A great comics-themed weekend in Philly, starting with a signing of Comics: a Global History at Penn Book Center. A small crowd, but very interested, asked a lot of questions.
At Locust Moon Comics, Josh O’Neill, Andrew Carl and others were busy hanging the original art from their monumental Little Nemo tribute anthology. A fantastic exhibition it is! And a world-class comics shop.
Saturday, the festival itself. The show had a great vibe, very friendly and jam-packed with great talent (kinda reminded me of MICE). And at a beautiful venue, the Rotunda, a down-on-its-heels architectural aristocrat. That’s an enormous pipe organ dominating the rear wall.
I tabled next to Jo Jo Sherrow. The first issue of her mini-comic series Captcha I had bought a few MoCCAs ago, and this was an opportunity to catch up with the next 4 issues. Good stuff, really crazy, about a former mer-cat captured by aliens and living on earth with a bunch of very strange friends, and… words cannot do it justice (at least my words), see for yourself.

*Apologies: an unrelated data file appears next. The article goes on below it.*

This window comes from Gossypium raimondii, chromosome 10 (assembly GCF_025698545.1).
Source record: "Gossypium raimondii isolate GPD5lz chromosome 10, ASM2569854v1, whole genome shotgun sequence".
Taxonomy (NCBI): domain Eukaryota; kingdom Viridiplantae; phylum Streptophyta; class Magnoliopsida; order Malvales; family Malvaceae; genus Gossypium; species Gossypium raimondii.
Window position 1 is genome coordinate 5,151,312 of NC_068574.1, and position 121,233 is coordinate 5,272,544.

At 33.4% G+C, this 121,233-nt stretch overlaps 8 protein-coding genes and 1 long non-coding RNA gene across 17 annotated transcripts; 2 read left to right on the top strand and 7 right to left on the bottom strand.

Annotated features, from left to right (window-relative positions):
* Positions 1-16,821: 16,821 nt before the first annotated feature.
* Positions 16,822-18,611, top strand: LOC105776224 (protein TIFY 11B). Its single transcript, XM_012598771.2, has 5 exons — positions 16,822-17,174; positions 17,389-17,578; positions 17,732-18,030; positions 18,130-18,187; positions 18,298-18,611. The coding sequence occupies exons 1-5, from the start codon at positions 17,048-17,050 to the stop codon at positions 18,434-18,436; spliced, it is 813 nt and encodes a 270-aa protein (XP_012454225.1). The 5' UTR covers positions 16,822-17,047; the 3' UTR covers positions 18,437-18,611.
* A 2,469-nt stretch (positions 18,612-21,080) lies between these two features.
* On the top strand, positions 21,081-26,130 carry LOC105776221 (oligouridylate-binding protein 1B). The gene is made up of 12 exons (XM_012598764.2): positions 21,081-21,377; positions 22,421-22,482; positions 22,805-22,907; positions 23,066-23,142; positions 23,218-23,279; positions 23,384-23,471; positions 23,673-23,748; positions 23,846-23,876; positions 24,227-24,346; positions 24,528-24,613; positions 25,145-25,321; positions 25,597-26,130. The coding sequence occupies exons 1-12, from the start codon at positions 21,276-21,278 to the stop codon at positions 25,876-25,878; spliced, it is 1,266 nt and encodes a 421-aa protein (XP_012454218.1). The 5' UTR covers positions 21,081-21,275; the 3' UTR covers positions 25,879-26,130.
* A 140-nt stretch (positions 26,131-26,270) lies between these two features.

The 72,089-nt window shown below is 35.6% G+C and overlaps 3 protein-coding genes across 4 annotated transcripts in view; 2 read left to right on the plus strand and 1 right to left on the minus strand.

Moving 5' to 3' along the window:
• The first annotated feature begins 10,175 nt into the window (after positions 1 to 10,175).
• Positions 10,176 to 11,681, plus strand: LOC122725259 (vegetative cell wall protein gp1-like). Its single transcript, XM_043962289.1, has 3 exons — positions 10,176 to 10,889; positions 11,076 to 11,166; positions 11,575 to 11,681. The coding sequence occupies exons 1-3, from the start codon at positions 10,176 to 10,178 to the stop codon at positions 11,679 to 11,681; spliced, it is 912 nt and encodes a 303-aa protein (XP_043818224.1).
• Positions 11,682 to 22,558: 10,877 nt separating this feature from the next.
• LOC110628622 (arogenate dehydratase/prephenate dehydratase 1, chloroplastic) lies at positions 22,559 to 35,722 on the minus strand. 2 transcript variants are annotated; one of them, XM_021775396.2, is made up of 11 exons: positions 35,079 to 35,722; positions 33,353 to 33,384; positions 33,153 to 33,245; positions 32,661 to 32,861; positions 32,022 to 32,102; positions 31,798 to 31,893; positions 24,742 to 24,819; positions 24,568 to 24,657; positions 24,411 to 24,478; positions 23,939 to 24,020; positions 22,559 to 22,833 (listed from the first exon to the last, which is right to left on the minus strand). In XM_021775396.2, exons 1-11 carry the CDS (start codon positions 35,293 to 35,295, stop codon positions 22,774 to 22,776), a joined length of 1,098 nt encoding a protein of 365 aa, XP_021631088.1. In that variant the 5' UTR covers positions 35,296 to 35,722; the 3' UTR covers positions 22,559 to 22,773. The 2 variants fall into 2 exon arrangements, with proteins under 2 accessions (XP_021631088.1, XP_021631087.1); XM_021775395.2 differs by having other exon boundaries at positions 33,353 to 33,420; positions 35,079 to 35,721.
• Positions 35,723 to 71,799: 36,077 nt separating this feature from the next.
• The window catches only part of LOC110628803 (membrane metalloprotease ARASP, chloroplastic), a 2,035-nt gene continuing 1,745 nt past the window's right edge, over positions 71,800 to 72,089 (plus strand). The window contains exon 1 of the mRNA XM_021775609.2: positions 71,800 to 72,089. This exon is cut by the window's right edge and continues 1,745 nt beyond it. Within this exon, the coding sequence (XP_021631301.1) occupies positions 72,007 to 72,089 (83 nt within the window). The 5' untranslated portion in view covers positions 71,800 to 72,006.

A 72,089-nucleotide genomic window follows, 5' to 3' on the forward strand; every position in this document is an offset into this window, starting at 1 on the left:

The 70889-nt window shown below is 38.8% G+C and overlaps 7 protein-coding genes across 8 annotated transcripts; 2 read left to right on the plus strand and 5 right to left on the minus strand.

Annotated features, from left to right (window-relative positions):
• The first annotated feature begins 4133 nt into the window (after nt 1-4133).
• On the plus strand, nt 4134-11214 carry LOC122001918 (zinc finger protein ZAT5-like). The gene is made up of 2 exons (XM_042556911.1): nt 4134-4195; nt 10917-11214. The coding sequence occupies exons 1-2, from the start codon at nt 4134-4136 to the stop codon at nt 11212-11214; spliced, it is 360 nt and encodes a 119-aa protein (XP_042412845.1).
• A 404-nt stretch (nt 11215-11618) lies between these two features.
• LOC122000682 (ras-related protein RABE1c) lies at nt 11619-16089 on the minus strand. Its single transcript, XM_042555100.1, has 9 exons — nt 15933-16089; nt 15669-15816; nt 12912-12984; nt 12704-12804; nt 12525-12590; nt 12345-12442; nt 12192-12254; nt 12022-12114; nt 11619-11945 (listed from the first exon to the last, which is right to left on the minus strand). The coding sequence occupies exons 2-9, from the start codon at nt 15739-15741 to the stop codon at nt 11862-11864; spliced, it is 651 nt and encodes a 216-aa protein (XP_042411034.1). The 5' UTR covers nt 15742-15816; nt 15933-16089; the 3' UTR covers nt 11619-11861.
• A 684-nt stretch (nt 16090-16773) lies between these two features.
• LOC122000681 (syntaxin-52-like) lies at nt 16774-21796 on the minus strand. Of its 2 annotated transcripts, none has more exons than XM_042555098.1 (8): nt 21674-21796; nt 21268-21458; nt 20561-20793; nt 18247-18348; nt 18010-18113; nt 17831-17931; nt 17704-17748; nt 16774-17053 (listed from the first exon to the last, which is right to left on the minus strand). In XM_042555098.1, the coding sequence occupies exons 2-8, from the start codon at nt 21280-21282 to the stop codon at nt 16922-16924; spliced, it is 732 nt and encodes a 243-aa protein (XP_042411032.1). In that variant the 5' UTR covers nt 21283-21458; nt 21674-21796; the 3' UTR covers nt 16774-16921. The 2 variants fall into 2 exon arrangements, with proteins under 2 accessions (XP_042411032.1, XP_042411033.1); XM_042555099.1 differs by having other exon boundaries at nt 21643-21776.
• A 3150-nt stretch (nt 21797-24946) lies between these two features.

On the other side was James Comey, who I’d never met, but whose story follows mine in Colonial Comics… his art is my favorite discovery so far in that book. I was across from Whit Taylor, as well as Mia Schwartz, and one table over past JoJo was Emi Gennis, whose work I’ve also long admired, such as her anthology, Unknown Origins and Untimely Ends. just my cup of tea. Emi specializes in non-fiction, especially true crime, and I bought her mini, the grisly true story, “The Unusual Death of Gregory Biggs.”
I hate to pick a highlight, but at the after-party, a drawing competition took place, the challenge was to draw the store’s black cat. It started with a head-to-head between Paul Pope and Bill Sinkiewicz, a breathtaking display of graphic facility and imagination. When Pope looked up from his drawing and saw what Sienkiewicz was up to, he said, “whoa… a Jimi Hendrix solo!”
And it didn’t end there, as Dean Haspiel, Gregory Benton, Ron Wimberly and some other talented people whose names I didn’t catch followed with their own tours-de-force.